LATEST | FEATURES | INTERVIEWS | NEWS | FRIGHTFEST | REVIEWS Exclusive Interview With Awake Director Joby Harold
By James Whittington, Saturday 22nd November 2008
Joby Harold is an up and coming talent in Hollywood. His first movie, Awake was a tense shocker that dealt with a rather unusual situation so we though it was the right time to catch up with him and see what things scare him the most.
ZH: Did you know from an early age that you wanted to be a director?
JH: When I was a kid I was obsessed with the idea of working in special effects and I would devour books on ILM and Harryhausen and anything that was to do with creating the illusion. That turned into staring at posters of The Thing and An American Werewolf in London outside cinemas, imagining what watching those movies would be like if I were old enough to get in. Movies served as a good place to ground my rather overactive imagination as a kid.
ZH: Which writers or directors did you admire whilst growing up?
JH: It pretty much ran the gamut. William Goldman, Shane Black, Paddy Chayefsky - all sorts, all kinds of styles. For some reason the Jacob’s Ladder script was a big deal for me. As was Marathon Man. I was a Spielberg kid, and then I got very into Polanski and Kubrick like everyone else. Loved Aliens too. I would obsess over the structure of James Cameron scripts. To this day, no one structures an action film like James Cameron.
ZH: Where did the idea come from for Awake and is it true 700 people a year suffer from “anaesthetic awareness”?
JH: I had a kidney stone which is famously painful and was really screwing with my head. Felt like I’d been shot in the back, it was nasty. The idea for Awake came after around the third hour of screaming like a little girl in hospital. Statistically, it is true that there are that many occurrences of anaesthetic awareness. We consulted with dozens of doctors as well as patients who has experienced it. Of course, there are all different kinds of “anaesthetic awareness.” This film represents the worst case scenario. It could just as easily be Hayden’s character having heard the doctors speaking, or having a faint recollection. There is a pretty significant spectrum.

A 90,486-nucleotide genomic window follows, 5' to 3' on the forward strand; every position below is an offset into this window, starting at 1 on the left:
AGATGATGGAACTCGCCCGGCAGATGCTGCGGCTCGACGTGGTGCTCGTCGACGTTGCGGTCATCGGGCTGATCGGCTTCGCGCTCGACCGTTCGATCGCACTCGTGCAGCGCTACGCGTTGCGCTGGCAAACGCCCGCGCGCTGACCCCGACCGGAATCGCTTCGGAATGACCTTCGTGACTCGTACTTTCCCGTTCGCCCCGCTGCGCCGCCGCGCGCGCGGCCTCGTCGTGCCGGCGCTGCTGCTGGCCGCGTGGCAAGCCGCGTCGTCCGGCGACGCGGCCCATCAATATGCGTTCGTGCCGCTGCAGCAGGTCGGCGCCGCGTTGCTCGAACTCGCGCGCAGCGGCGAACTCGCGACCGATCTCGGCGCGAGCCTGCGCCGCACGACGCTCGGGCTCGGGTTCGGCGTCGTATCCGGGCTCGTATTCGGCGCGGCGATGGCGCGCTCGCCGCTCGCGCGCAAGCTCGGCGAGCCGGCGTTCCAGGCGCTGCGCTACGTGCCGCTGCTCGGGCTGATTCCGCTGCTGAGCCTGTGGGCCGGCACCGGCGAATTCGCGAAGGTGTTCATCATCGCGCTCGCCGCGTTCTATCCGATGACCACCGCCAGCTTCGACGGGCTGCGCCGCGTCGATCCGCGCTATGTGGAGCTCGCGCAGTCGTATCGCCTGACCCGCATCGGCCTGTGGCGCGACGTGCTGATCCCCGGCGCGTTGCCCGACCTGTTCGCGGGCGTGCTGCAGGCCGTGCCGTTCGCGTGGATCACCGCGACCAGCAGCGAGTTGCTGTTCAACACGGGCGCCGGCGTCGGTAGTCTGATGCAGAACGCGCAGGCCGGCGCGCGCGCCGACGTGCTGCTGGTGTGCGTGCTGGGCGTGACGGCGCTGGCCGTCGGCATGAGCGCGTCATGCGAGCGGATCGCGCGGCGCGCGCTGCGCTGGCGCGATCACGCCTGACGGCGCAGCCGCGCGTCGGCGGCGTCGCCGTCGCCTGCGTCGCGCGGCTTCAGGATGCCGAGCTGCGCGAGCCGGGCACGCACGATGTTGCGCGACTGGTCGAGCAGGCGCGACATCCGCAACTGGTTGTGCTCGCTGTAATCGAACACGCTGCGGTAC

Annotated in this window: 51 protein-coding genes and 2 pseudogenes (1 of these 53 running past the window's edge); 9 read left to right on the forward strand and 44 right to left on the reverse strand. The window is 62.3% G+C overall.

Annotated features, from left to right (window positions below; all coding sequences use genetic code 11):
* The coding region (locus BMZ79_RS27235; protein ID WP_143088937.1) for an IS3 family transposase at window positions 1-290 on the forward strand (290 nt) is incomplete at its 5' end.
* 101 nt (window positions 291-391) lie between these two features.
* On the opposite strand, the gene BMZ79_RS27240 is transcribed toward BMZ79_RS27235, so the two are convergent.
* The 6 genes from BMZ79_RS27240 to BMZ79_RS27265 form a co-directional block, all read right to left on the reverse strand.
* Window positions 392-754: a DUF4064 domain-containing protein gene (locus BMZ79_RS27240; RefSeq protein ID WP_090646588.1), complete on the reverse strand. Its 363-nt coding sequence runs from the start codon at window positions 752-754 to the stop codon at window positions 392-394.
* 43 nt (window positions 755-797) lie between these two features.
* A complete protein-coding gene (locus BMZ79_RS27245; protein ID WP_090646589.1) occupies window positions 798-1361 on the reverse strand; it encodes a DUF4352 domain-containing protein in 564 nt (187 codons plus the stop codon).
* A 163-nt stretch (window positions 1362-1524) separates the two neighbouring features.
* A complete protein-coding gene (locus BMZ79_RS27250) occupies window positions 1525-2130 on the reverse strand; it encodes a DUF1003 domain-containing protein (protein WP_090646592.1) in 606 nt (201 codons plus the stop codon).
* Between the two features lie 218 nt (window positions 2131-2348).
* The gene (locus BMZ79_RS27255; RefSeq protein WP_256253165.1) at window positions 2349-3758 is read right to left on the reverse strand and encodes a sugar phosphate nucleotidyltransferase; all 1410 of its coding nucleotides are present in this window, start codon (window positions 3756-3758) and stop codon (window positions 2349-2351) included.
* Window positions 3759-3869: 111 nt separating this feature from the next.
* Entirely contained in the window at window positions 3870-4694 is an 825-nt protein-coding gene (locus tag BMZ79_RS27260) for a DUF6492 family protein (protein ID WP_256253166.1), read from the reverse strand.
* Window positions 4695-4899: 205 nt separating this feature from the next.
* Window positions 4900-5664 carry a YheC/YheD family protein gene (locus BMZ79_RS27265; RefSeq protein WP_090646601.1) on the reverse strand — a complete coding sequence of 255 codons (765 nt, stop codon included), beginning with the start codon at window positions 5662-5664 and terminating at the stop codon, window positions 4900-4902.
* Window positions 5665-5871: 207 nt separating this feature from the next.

ZH: Did the script change much from your first draft till you arrived at the shooting script?
JH: The script changed dramatically. It started out as a much more surreal story about illusion versus reality. It had a twilight zone style narrator who was on the screen for half the movie, walking around the scenes, watching everything. It was a trip, and much more lyrical. That version got swallowed up the process. As the money and cast came together it got diluted, and I realized that we were making a different kind of film – something a little more conventional. So we embraced it as more of popcorn Friday night movie.
ZH: Awake is your first major directing job, how nervous were you on the first few days of shooting?
JH: I actually wasn’t that nervous. It’s a real sink or swim feeling, you just kind of get on with it. If I were dropped into the middle of the I imagine the feeling would be somewhat similar. I wouldn’t spend too long treading water and worrying about it, I’d just get to the business of swimming home. It was a fun shoot. 38 days.
ZH: Was it a hard movie to cast?
JH: We were casting for a long time, there were many stops and starts, and there were many different variations of the cast through the years. Casting is a very tricky process.
ZH: Is it true Helen Mirren was connected with the project at one time?
JH: Yes, Helen was attached for a while. As was Sigourney Weaver. Both of whom would have been terrific and both of whom had to drop out for various reasons not related to the movie. It was frustrating. But I was incredibly lucky when Lena Olin agree to sign on at the last minute. I think she did a phenomenal job.
ZH: Jessica Alba really shines in this movie and is given more to do than she normally would as her character of Sam is really complex, do you think it’s helped casting agents to see her in a different light?
JH: I certainly hope so. Jessica is a very talented, very capable actress and she deserves it. She is fiercely ambitious. She’s also, incidentally, one of the most generous people you’ll ever meet. I like her very much.
ZH: How did you decide on the amount of surgery on show? Did you censor yourself at all?
JH: Pretty much we showed as much as we could without it looking too fake. We were restricted by the authenticity (or lack thereof) of our rubber prosthetic. I didn’t worry about censoring it for the ratings board or anything, I knew from the beginning the kind of film we were making.
ZH: Awake, to me, is the kind of movie Alfred Hitchcock would be directing if he was alive today, is this the kind of atmosphere you were aiming for?
JH: I don’t know. His films have such weight and psychological complexity. I knew pretty early on that we were just trying to be a good night at the movies.
ZH: Is this your greatest fear then, being awake during surgery or do you have a greater dread?
JH: Helplessness is a pretty big one. Any of the primal fears are good ones when it comes to dread. That’s why Jaws works. Or Rosemary’s Baby. They’re all to do with penetration. Violation. Helplessness.